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Posted on May 29th 2020

 

Business owners have had a great deal to think about over the last ten weeks and so changes to employment law which came into effect on 6th April 2020 may just have slipped past you unnoticed.

While you have been wondering how to ensure that your business can continue through the lockdown or at least come out of the other side following this unprecedented period for the economy, the legal requirement under employment law for the production of a written statement of employment particulars to employees has been amended and its scope widened.

 

What is a written statement?

By way of recap, a written statement lists the terms and conditions of an employee’s employment and acts as evidence of the existence of a contract of employment.

The absence of a written statement can leave employers at risk of being taken to the Employment Tribunal and having to pay compensation of between two and four weeks’ pay to any member of staff bringing a claim who has not received such a document.

It is, therefore, important that employers provide their employees and workers with the necessary paperwork in line with the legal requirements and is potentially expensive if overlooked over a period of time across a significant workforce.

Legal changes as per 6th April 2020

The following changes have now been implemented:

  • The right to be provided with a written statement has now been extended to workers, as well as employees;
  • The written statement requirement falls on the first day of employment for employees and workers;
  • There is a new set of requirements regarding what terms and conditions must be contained within the written statement; and
  • There is a set of additional information that employers will have to provide in addition to the requirements for the written statement itself.

Employees and workers

The right to a written statement previously only applied to employees. However, the above changes in the law widens the scope of the protection by applying it to both employees and workers.

In terms of the difference between the two, employees have an employment contract from their employer and tend to be given regular work. They are employed to do their work personally and have to do the work. Employees have rights including sickness, holiday and parental leave pay and are able to claim redundancy and unfair dismissal after two years of service.

A worker’s employment is more casual than that of an employee. They have a contract for services which previously did not have to be committed to writing. Workers have very little obligation to receive or do work, e.g. a zero hours contract or work given on an ‘as and when’ basis.  However, they should do work if they have agreed to do it.  Workers’ rights include paid holiday, pay slips, National Minimum Age, protection against unlawful discrimination and protection for whistleblowing.

New requirements of a written statement

The following information must be provided on a written statement to a worker or employee on their first day of employment:

  • The names of the employer and employee or worker;
  • The date when the employment began;
  • For employees, the date on which the employee’s or worker’s period of continuous employment began (taking into account any employment with a previous employer which may count towards that period);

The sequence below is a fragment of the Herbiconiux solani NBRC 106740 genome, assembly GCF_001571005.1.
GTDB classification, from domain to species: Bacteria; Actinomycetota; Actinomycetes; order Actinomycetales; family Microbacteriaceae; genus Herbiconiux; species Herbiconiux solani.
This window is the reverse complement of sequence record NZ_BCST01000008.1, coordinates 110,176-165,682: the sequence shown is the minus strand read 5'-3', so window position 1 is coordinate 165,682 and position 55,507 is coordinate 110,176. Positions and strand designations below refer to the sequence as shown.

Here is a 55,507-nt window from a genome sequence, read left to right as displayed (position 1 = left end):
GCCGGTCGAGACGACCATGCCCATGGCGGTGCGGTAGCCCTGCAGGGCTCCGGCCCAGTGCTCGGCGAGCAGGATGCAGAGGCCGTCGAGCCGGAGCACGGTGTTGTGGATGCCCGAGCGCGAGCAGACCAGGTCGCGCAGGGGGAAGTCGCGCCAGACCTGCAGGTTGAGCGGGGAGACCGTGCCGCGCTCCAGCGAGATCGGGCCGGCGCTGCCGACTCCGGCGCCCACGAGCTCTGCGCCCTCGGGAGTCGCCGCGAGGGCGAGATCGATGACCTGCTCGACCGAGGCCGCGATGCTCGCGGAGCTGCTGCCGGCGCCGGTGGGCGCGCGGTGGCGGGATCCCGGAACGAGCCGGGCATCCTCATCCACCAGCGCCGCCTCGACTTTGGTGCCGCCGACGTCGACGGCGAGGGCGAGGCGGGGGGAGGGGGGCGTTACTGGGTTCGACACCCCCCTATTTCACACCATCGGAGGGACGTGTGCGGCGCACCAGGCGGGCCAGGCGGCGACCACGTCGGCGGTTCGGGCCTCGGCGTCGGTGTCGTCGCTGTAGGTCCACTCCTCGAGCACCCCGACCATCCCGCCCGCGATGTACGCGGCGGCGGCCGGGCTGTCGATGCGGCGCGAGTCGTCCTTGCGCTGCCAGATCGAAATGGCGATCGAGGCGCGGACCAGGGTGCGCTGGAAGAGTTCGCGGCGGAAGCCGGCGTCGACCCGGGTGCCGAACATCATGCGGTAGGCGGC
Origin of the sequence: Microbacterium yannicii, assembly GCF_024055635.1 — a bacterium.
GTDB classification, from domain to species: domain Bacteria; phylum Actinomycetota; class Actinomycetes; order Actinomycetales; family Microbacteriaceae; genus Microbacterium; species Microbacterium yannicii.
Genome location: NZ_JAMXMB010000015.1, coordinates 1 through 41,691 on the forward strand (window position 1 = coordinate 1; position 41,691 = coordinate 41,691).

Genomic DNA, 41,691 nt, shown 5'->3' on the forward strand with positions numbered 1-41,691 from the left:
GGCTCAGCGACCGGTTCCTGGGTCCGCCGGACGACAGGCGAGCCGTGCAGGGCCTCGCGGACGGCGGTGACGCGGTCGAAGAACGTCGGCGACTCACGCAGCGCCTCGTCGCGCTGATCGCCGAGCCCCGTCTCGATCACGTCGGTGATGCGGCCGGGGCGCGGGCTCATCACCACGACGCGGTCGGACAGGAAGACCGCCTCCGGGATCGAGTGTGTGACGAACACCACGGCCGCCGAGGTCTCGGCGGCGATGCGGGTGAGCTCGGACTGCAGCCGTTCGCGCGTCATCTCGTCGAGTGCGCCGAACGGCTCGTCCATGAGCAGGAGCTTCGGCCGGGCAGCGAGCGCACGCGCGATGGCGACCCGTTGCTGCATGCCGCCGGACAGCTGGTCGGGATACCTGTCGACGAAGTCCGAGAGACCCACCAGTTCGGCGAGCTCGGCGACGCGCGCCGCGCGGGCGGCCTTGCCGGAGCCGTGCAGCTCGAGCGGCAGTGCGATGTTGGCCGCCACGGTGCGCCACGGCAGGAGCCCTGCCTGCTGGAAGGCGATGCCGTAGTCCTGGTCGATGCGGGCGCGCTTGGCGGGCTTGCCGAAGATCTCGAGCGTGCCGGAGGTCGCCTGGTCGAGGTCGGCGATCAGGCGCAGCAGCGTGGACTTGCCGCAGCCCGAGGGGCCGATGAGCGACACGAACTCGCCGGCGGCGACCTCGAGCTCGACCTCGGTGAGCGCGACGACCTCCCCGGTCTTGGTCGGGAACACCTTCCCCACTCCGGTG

• The scale or rate of remuneration, the method of calculation and the intervals at which remuneration is paid (i.e. weekly, monthly etc.);
  • Any terms and conditions relating to hours of work including any terms and conditions with regard to:
    • Normal working hours;
    • The days of the week the worker or employee is required to work; and
    • Whether or not such hours or days may be variable, and if so, how;
  • Entitlement to holidays, including public holidays, holiday pay and accrued holiday pay on termination;
  • Terms in respect of incapacity to work due to sickness or injury, including any provision for sick pay;
  • Any other paid leave;
  • Any other benefits provided by the employer which do not fall within any of the above categories;
  • The length of the notice period for termination;
  • A job title or a brief description of the work to be carried out;
  • For non-permanent employment, the period for which employment is expected to continue or provide an end date for fixed terms;
  • Details of any probationary period, including its conditions and duration;
  • The place of work, or in the event that this involves multiple locations, postal addresses; and
  • Where working abroad is intended, conditions relating to doing so.

The following additional information may be given in ‘instalments’, but by no later than two months after the beginning of employment:

  • Pensions and pension schemes;
  • Any collective agreements which directly affect the terms and conditions of employment;
  • Any training entitlement provided by the employer or required by the employee or worker and who is liable for the costs of such training; and
  • Details of grievance and disciplinary rules and procedures.

How we can help?

Having correctly drafted and formally compliant written statements or employment contracts with appropriate policies and procedures is essential for protecting employers and businesses from future problems.

If you would like to speak to a specialist Employment Solicitor from our Corporate & Commercial Team to obtain guidance on drafting a written statement or employment contract, please contact us on 01244 354670 or by email at law@oliverandco.co.uk.

Call and speak to a lawyer on 01244 312306